I'd like to ask you a question, because I need an unbiased opinion.
For the last two weeks I've been putting together the first e-workbook for my workshop series, Nature Sketching Basics, and I pretty much finished it yesterday, in PDF form. I'm letting it rest for a few days before I put it up online, so that I can check it again with slightly fresher eyes.
My question isn't about that one, though. It's about the second ebook in the series, Nature Sketching Details, which I'm now working on.
Here's my dilemma. When I give my workshops, I provide all the goodies: paper to work on, pencils, erasers, tortillons (stumps for blending/shading), watercolor pencils, waterbrushes, etc. And I also provide things to sketch: seashells, leaves, acorns, pine cones, gnarly sticks, turkey feathers, bones, etc.
But if I'm not teaching the workshop, but just putting forth the workbooks, I can't supply these things. I can take it on faith that people who download the e-workbooks will manage to cobble together adequate tools to work with, but some of them may not have seashells or feathers and such to draw.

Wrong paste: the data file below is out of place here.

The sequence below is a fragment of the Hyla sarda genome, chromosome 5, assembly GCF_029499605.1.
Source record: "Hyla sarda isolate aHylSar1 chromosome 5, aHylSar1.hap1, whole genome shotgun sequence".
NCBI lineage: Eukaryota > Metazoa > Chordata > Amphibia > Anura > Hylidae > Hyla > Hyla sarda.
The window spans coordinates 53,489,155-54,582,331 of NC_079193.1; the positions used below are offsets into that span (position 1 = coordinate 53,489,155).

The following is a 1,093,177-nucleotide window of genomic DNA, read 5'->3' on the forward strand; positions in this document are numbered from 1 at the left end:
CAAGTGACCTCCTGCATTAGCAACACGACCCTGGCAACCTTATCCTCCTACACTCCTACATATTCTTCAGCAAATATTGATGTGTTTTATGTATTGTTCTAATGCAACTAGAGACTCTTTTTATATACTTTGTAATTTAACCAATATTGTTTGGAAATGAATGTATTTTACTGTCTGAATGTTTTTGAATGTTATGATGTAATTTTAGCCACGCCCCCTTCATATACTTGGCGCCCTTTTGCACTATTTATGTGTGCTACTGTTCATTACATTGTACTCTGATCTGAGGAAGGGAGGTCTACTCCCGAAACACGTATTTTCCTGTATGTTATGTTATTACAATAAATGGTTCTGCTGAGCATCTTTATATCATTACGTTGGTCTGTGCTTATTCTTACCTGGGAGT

So I've been photographing shells and leaves and other goodies to give them something to draw if they don't have the suggested items on hand. I had plenty of stuff to photograph for the first e-workbook, but now that I'm working on the second, there's something I'd like to add.
I have never provided skulls to draw because I mostly have only one of each kind (I have LOTS), and I prefer that my students all draw the same thing so that when I make suggestions or give advice it is applicable to everyone in the room. But I can supply photos of some really great skulls IF, and here's the kicker, IF I can be fairly sure they won't freak too many people out.
What do you think? I have here a striped skunk skull and a gull (California gull, I think) skull, and I'd like your opinion as to whether or not you'd be freaked out by being asked to sketch a skull to complete your assignment.
Maybe I'm being too cautious, but I don't want to put anyone off, and I don't know if animal skulls are in that category. I personally think they're great drawing subjects. Could I get your opinion?
You don't have to say much, just whether or not you'd be caught off guard and seriously "put off" if you opened your newly downloaded e-workbook and discovered that you would be expected to draw and shade a skull in order to get through the assignment. Help???????
Please leave me a comment with your opinion. I'll wait.
To join me on a virtual sketching trip, download a travel sketch-journal here. I add tutorials to them so you can learn the techniques and details you see in the sketchbooks.
My former workshop students asked me to upload my workshop workbooks to make them available to everyone. So you can also download a workbook and give yourself a workshop! Enjoy!